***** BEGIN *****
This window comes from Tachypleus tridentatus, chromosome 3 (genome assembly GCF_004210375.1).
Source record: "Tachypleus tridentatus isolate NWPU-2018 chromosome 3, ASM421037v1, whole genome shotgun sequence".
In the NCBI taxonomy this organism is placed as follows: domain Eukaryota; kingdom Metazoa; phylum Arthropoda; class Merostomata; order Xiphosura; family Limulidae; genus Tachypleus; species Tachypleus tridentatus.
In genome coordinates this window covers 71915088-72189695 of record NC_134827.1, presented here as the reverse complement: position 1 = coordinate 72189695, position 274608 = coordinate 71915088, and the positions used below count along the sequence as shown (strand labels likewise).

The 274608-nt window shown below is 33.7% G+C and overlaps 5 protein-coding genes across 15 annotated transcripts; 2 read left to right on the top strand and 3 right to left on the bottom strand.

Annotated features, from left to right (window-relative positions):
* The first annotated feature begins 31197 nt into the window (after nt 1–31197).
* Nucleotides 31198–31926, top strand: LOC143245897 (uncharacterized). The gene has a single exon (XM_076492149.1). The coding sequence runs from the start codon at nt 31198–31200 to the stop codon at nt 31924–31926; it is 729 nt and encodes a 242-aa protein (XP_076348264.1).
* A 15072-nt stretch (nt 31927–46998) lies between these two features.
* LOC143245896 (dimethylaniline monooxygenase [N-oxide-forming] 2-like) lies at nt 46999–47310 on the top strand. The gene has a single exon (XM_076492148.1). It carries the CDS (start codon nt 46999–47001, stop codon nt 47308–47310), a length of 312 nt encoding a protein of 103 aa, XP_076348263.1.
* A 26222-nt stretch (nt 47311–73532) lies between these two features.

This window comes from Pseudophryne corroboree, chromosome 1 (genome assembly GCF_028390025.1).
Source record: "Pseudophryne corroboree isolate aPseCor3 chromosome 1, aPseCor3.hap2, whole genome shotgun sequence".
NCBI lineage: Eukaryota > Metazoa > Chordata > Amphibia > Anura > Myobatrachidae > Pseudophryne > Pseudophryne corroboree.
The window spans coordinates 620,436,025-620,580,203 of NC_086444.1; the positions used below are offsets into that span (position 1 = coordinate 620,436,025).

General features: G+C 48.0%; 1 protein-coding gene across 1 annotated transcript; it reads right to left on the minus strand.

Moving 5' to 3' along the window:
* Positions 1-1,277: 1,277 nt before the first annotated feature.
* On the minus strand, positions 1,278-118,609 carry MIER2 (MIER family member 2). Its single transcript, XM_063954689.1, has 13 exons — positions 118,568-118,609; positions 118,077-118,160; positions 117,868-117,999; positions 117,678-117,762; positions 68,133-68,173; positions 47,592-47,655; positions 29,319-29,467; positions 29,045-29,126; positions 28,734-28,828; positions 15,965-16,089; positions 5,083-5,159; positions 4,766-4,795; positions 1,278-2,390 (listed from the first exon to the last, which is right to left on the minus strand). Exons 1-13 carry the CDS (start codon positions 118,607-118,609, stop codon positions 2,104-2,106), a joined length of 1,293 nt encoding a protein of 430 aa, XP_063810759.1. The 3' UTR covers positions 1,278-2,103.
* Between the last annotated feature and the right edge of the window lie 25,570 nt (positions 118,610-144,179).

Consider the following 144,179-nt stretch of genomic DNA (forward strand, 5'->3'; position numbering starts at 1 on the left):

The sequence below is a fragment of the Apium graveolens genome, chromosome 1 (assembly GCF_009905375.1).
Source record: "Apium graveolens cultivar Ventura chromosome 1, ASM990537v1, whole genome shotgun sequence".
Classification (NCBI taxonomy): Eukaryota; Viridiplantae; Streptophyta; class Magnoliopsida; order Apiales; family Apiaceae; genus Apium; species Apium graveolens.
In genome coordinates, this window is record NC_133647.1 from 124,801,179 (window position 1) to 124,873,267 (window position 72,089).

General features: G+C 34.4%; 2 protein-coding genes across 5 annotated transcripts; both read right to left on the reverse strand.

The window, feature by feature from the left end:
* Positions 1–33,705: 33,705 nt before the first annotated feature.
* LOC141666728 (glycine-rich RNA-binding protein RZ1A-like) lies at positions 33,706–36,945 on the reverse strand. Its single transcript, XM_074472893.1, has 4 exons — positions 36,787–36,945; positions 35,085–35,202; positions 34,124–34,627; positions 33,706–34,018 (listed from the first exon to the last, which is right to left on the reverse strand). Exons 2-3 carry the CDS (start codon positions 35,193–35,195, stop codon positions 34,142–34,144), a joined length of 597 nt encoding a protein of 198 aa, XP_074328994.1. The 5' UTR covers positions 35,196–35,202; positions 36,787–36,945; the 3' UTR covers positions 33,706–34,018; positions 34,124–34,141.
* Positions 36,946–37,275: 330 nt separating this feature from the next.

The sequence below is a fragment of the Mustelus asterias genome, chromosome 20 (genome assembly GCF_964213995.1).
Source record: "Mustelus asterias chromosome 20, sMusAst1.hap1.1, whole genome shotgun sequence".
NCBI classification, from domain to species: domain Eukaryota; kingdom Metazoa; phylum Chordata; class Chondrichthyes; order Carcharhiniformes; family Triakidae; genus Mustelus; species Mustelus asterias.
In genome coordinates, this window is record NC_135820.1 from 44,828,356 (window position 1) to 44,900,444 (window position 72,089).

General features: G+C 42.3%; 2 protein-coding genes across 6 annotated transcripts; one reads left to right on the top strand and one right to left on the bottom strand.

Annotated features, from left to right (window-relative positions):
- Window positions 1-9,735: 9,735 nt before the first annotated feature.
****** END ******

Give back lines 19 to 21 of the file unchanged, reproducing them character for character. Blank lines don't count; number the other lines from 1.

* On the minus strand, positions 1,278-118,609 carry MIER2 (MIER family member 2). Its single transcript, XM_063954689.1, has 13 exons — positions 118,568-118,609; positions 118,077-118,160; positions 117,868-117,999; positions 117,678-117,762; positions 68,133-68,173; positions 47,592-47,655; positions 29,319-29,467; positions 29,045-29,126; positions 28,734-28,828; positions 15,965-16,089; positions 5,083-5,159; positions 4,766-4,795; positions 1,278-2,390 (listed from the first exon to the last, which is right to left on the minus strand). Exons 1-13 carry the CDS (start codon positions 118,607-118,609, stop codon positions 2,104-2,106), a joined length of 1,293 nt encoding a protein of 430 aa, XP_063810759.1. The 3' UTR covers positions 1,278-2,103.
* Between the last annotated feature and the right edge of the window lie 25,570 nt (positions 118,610-144,179).

Consider the following 144,179-nt stretch of genomic DNA (forward strand, 5'->3'; position numbering starts at 1 on the left):